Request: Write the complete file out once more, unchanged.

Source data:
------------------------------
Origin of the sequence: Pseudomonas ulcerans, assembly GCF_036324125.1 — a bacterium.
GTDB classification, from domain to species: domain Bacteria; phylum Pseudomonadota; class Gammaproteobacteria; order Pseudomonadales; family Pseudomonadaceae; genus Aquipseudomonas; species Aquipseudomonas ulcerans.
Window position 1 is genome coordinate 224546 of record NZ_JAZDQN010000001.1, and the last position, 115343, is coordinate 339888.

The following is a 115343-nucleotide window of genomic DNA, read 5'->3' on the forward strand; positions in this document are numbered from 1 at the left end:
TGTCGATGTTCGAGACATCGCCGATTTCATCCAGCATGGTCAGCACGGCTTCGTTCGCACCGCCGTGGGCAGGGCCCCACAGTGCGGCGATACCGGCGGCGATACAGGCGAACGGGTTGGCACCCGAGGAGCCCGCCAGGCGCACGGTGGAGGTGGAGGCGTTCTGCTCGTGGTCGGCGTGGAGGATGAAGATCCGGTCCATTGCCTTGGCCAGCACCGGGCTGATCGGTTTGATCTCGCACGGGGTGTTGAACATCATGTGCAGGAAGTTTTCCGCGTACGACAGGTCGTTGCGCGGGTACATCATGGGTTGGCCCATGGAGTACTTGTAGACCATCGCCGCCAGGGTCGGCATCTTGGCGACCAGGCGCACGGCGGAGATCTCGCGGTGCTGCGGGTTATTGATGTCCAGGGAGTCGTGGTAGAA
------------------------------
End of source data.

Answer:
Origin of the sequence: Pseudomonas ulcerans, assembly GCF_036324125.1 — a bacterium.
GTDB classification, from domain to species: domain Bacteria; phylum Pseudomonadota; class Gammaproteobacteria; order Pseudomonadales; family Pseudomonadaceae; genus Aquipseudomonas; species Aquipseudomonas ulcerans.
Window position 1 is genome coordinate 224546 of record NZ_JAZDQN010000001.1, and the last position, 115343, is coordinate 339888.

The following is a 115343-nucleotide window of genomic DNA, read 5'->3' on the forward strand; positions in this document are numbered from 1 at the left end:
TGTCGATGTTCGAGACATCGCCGATTTCATCCAGCATGGTCAGCACGGCTTCGTTCGCACCGCCGTGGGCAGGGCCCCACAGTGCGGCGATACCGGCGGCGATACAGGCGAACGGGTTGGCACCCGAGGAGCCCGCCAGGCGCACGGTGGAGGTGGAGGCGTTCTGCTCGTGGTCGGCGTGGAGGATGAAGATCCGGTCCATTGCCTTGGCCAGCACCGGGCTGATCGGTTTGATCTCGCACGGGGTGTTGAACATCATGTGCAGGAAGTTTTCCGCGTACGACAGGTCGTTGCGCGGGTACATCATGGGTTGGCCCATGGAGTACTTGTAGACCATCGCCGCCAGGGTCGGCATCTTGGCGACCAGGCGCACGGCGGAGATCTCGCGGTGCTGCGGGTTATTGATGTCCAGGGAGTCGTGGTAGAA